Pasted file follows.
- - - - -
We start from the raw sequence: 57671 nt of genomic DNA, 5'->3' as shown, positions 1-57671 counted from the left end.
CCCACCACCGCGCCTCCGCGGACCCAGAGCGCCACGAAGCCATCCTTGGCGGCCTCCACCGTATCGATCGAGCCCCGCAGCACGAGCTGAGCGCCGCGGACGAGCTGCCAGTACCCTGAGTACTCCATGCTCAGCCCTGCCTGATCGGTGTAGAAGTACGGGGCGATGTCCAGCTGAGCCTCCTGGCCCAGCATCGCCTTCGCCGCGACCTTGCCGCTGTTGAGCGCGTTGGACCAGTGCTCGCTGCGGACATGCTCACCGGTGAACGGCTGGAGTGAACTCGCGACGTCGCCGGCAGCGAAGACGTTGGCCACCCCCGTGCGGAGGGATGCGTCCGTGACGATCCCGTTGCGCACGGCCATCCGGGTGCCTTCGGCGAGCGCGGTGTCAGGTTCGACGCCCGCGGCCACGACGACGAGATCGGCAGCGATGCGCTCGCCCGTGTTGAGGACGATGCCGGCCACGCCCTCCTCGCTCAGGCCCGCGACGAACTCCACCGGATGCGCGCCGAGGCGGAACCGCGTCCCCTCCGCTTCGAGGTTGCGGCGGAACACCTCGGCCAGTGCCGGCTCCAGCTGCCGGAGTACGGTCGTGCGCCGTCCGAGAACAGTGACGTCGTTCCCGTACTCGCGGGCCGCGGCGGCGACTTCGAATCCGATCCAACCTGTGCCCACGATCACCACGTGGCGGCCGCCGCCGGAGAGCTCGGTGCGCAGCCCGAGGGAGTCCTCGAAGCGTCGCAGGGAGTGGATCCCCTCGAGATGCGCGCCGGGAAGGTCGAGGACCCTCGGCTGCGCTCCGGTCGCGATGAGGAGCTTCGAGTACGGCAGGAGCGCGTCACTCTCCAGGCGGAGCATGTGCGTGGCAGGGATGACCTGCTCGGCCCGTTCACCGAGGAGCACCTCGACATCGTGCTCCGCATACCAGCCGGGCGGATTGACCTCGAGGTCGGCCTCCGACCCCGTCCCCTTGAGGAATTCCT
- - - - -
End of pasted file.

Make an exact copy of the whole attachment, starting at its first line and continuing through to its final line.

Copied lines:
We start from the raw sequence: 57671 nt of genomic DNA, 5'->3' as shown, positions 1-57671 counted from the left end.
CCCACCACCGCGCCTCCGCGGACCCAGAGCGCCACGAAGCCATCCTTGGCGGCCTCCACCGTATCGATCGAGCCCCGCAGCACGAGCTGAGCGCCGCGGACGAGCTGCCAGTACCCTGAGTACTCCATGCTCAGCCCTGCCTGATCGGTGTAGAAGTACGGGGCGATGTCCAGCTGAGCCTCCTGGCCCAGCATCGCCTTCGCCGCGACCTTGCCGCTGTTGAGCGCGTTGGACCAGTGCTCGCTGCGGACATGCTCACCGGTGAACGGCTGGAGTGAACTCGCGACGTCGCCGGCAGCGAAGACGTTGGCCACCCCCGTGCGGAGGGATGCGTCCGTGACGATCCCGTTGCGCACGGCCATCCGGGTGCCTTCGGCGAGCGCGGTGTCAGGTTCGACGCCCGCGGCCACGACGACGAGATCGGCAGCGATGCGCTCGCCCGTGTTGAGGACGATGCCGGCCACGCCCTCCTCGCTCAGGCCCGCGACGAACTCCACCGGATGCGCGCCGAGGCGGAACCGCGTCCCCTCCGCTTCGAGGTTGCGGCGGAACACCTCGGCCAGTGCCGGCTCCAGCTGCCGGAGTACGGTCGTGCGCCGTCCGAGAACAGTGACGTCGTTCCCGTACTCGCGGGCCGCGGCGGCGACTTCGAATCCGATCCAACCTGTGCCCACGATCACCACGTGGCGGCCGCCGCCGGAGAGCTCGGTGCGCAGCCCGAGGGAGTCCTCGAAGCGTCGCAGGGAGTGGATCCCCTCGAGATGCGCGCCGGGAAGGTCGAGGACCCTCGGCTGCGCTCCGGTCGCGATGAGGAGCTTCGAGTACGGCAGGAGCGCGTCACTCTCCAGGCGGAGCATGTGCGTGGCAGGGATGACCTGCTCGGCCCGTTCACCGAGGAGCACCTCGACATCGTGCTCCGCATACCAGCCGGGCGGATTGACCTCGAGGTCGGCCTCCGACCCCGTCCCCTTGAGGAATTCCT